Susan Newell (University of Leeds in partnership with the Oxford University Museum of Natural History and the Ashmolean Museum)
Supervised by Dr Jon Topham (Leeds), Ms. Eliza Howlett (Head of Earth Collections, Oxford University Museum of Natural History) and Dr Jim Harris (Ashmolean Museum)
Susan worked as a curator and decorative arts specialist in museums and auction houses before studying for an MA (History of Design) at the Royal College of Art/Victoria and Albert Museum. Her interest in the history of geology during the nineteenth century developed after working as a curator in the Ceramics and Glass Department of the Victoria and Albert Museum, where she became aware of a large and varied group of ceramics simply catalogued with the provenance ‘Jermyn Street Museum’. This was the common name for the Museum of Practical Geology, the London home of the new Geological Survey, and Susan went on to research its ceramics collection (viewed as ‘applied geology’), for her MA dissertation. During her studies Susan maintains broad interests in the arts and science history. She is Chairman of The Glass Society, an organisation dedicated to the research, collecting and enjoyment of glass from all periods.
Susan’s doctoral project focuses on the materials used in the teaching of geology in the early nineteenth century. Her main resource will be the archive relating to charismatic and eccentric figure of the first Reader of Geology at Oxford, William Buckland (1784-1856). Geology was not a subject officially recognised by the University during the first half of the century and Buckland worked hard to transmit his passion for the subject to his students, and to consolidate his position. He did this by assembling a collection which functioned as an essential part of his teaching and at the same time underpinned his research, publications and the theoretical development of the new discipline. Susan will examine how and from whom Buckland amassed the many geological specimens, diagrams and topographical views he used, as well as the casts, prints or models he acquired when original specimens were unavailable or impractical. He enrolled his wife, Mary Buckland (née Morland), a noted collector and illustrator in her own right, in this project and a number of Mary’s geological views, complete with rivets for suspension in the classroom, survive together with her inscriptions and mounts on specimens.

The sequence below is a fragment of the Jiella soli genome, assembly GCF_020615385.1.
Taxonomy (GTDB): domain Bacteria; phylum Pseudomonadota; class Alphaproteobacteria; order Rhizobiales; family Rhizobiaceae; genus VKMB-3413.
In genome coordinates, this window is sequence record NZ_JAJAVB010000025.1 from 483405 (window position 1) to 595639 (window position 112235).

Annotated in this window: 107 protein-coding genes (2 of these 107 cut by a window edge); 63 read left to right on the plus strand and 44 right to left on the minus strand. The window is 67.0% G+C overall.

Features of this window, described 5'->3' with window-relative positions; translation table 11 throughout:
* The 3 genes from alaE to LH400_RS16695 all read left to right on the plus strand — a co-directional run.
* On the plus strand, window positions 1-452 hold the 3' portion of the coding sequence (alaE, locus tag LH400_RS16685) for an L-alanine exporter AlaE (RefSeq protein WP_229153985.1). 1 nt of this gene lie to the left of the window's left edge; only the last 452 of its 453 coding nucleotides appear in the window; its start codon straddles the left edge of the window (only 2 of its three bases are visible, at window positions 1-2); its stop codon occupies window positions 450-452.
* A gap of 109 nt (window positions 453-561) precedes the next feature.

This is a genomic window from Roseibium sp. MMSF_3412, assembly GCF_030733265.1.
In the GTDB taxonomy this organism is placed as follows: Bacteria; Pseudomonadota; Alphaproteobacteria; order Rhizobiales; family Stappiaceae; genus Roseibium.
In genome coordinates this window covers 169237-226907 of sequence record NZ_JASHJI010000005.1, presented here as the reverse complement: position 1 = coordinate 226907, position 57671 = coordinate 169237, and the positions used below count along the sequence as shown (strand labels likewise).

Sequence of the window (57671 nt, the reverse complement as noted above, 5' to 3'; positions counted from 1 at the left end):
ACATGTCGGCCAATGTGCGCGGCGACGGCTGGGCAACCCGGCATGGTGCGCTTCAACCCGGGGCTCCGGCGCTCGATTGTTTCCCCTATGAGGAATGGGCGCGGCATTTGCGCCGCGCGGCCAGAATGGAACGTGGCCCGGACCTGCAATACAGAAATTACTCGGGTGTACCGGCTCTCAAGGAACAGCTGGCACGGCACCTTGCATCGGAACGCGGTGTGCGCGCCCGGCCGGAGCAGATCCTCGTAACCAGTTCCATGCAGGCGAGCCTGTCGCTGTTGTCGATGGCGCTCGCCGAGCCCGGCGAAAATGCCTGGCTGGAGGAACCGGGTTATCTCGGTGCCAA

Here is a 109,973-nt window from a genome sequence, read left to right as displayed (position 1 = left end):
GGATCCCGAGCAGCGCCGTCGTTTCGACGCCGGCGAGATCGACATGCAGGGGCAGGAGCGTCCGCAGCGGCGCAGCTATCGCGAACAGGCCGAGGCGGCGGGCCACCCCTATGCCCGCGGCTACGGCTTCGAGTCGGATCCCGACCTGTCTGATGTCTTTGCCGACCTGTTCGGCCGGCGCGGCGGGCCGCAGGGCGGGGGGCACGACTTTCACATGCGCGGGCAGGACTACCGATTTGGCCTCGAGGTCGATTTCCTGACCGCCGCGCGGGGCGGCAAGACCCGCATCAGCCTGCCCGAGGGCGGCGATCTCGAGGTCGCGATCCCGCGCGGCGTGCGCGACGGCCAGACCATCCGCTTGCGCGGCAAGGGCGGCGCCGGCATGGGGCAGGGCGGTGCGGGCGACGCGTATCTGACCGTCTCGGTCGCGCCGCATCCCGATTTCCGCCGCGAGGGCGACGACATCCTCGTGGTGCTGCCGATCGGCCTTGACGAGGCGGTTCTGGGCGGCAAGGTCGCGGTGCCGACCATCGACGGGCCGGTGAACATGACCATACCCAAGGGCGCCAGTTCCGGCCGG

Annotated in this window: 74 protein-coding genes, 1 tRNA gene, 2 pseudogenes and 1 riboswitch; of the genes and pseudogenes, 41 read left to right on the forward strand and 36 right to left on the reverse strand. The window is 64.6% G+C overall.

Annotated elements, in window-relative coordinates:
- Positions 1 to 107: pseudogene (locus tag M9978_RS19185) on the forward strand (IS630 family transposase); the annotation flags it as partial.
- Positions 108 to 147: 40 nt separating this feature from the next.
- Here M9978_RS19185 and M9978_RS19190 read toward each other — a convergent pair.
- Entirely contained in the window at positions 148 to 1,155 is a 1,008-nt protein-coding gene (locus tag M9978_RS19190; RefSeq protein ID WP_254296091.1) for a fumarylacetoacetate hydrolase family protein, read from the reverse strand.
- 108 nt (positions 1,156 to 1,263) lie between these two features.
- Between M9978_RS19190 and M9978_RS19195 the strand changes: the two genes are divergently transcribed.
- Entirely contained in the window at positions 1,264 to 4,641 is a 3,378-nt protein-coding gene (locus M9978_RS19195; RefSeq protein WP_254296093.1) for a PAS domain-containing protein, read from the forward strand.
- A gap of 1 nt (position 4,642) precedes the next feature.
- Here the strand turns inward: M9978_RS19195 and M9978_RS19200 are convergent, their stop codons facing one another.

Susan hopes to compare Buckland’s efforts to establish the teaching of geology at Oxford with those at other important centres such as Edinburgh, Cambridge and the Geological Survey in London. A cross-disciplinary approach will characterise her project which straddles the history of science, collecting, museums, as well as the history of teaching, art and social history.